And when I say Turnstile’s performance was “testosterone-fueled” that may be a bit of an understatement. This should come as no surprise to those familiar with the band’s live shows, where hardcore slam-dancing and high-flying stage-diving acrobatics are integral parts to the Turnstile experience, and this show was certainly no exception. In fact, some of the aforementioned stage-diving acrobats were so impressive/ambitious that they could have given the Olympic gymnastics team a run for their money. I couldn’t help but picture a panel of side-judges holding up their proverbial “9.6s” and “9.9s” for dudes doing full-fledged backflips from the stage into the crowd. The stage-diving was so prevalent that you really had to pay close attention to the action to avoid a possible concussion or sprained neck (I actually think I saw my life briefly flash before my eyes while dodging a fellow flying toward me from the stage in a full-on Bruce Lee-inspired dropkick). Thankfully I moved, and as you can imagine, movement was a big part of the Turnstile show. Their often downright danceable version of heavily rhythmic hardcore riffs are like catnip for moshpits/crowdsurfing (and of course the aforementioned stagediving). Live versions of "Generator" (which kicked off their set), "Drop", "Keep It Moving", and "Gravity" (which closed the set) were just some of the highlights, and helped fuel the intensity of their show, which was quite an experience. It was a lot of fun basically, although almost absurdly unhinged at times. Safe to say both myself and the fellow Turnstile fans at large got their money’s worth.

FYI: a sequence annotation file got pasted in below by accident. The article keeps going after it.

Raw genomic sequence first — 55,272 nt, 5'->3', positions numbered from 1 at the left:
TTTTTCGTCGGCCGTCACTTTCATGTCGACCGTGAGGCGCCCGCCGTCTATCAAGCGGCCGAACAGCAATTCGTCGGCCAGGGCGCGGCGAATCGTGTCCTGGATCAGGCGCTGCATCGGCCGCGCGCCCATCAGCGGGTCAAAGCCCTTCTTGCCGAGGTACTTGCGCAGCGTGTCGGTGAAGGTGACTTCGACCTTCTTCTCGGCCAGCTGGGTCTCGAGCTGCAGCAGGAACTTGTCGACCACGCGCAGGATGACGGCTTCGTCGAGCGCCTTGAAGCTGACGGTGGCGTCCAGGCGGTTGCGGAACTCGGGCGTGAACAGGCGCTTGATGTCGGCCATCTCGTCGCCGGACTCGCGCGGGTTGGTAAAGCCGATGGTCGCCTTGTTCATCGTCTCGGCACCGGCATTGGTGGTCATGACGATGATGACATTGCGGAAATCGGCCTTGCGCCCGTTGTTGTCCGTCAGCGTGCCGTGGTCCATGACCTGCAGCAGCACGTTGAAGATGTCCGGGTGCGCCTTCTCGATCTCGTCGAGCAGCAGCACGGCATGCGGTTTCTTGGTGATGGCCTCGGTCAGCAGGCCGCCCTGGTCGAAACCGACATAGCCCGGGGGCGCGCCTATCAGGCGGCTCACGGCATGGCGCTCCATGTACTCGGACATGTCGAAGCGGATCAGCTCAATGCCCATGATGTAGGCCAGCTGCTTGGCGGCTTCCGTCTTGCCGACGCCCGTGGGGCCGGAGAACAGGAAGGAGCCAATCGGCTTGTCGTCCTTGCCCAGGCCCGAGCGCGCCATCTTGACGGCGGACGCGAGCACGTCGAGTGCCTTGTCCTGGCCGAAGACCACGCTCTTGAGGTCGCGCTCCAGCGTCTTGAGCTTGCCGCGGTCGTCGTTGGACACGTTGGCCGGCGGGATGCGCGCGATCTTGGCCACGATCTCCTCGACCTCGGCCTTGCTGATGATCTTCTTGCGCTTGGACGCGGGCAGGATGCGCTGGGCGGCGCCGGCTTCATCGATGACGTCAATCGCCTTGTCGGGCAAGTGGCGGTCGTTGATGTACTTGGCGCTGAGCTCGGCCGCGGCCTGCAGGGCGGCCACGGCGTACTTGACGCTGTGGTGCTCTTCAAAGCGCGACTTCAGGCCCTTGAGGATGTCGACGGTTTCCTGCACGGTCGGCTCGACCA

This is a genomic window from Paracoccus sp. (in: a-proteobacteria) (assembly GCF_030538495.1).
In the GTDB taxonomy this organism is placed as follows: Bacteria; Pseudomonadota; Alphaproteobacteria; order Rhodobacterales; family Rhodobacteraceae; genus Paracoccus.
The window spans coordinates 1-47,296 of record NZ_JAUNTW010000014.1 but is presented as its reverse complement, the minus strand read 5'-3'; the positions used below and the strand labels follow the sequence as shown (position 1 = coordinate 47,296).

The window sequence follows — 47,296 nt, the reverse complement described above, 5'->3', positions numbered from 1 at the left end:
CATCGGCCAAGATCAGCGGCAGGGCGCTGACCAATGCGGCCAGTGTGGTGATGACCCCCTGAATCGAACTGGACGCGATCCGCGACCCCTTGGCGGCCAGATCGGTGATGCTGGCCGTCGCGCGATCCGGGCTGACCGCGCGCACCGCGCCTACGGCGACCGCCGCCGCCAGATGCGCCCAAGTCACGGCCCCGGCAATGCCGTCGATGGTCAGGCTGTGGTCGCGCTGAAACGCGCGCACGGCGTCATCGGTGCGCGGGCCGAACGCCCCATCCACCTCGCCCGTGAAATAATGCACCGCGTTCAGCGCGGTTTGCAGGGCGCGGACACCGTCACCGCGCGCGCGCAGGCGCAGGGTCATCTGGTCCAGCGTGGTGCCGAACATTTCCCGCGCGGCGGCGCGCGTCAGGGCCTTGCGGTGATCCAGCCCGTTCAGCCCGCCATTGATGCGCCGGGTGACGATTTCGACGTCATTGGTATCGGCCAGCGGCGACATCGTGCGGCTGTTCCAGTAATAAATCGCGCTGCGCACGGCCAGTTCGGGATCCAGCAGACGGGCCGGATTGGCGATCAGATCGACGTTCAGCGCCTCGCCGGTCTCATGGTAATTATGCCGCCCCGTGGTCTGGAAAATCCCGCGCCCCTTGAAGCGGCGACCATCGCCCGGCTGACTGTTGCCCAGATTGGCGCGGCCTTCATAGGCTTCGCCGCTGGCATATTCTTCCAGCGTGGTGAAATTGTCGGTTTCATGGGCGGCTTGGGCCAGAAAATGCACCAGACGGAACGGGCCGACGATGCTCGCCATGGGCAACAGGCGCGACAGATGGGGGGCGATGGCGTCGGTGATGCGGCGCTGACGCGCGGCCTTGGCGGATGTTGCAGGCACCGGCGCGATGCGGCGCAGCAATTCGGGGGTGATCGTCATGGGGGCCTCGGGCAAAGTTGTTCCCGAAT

For yours truly, the show was effectively over at that point, but I figured I would stick around to at least check out some of Turnover’s set. While their music is pretty easy on the ears and occasionally affecting, it’s affecting in a privileged-suburban-kid pouting/staring-longingly-out-his-bedroom-window type of way, so suffice to say I kind of find it hard to relate to these days (without feeling embarrassed about it anyway). But I’ll admit a few of their songs are minor guilty pleasures of mine, and lucky for me they opened their set with a couple of them (“New Scream” and “Dizzy on the Comedown”). As they performed those songs with a Pee-Wee’s Playhouse-inspired animation backdrop playing behind them, it only served to drive home the feeling that this band’s music is really tailor-made for sensitive teenagers and college kids struggling with the transition from adolescence to adulthood. I suppose there’s a time and a place for that type of music, a generational thing if you will, so like most music, it's highly subjective. Although Turnover are good at what they do, I'm not entirely sure what they do, is good. Coming from a Turnstile fan, it's all a matter of taste I suppose, but whatever the case, I ended up bailing mid-set, as it was all just a tad too gushy/emo-ish for me to handle after a few songs.
But overall, it was certainly a rewarding and fun evening at the El Rey, a study in contrasts really, which I appreciate. Turnstile are a ridiculously infectious band to (slam) dance to, so highly recommend checking them out live if that’s your thing. Cheers to new-school hardcore keeping the scene alive and well. Turnstile are certainly the leader of the pack on that front, and they proved it in emphatic fashion that night in LA.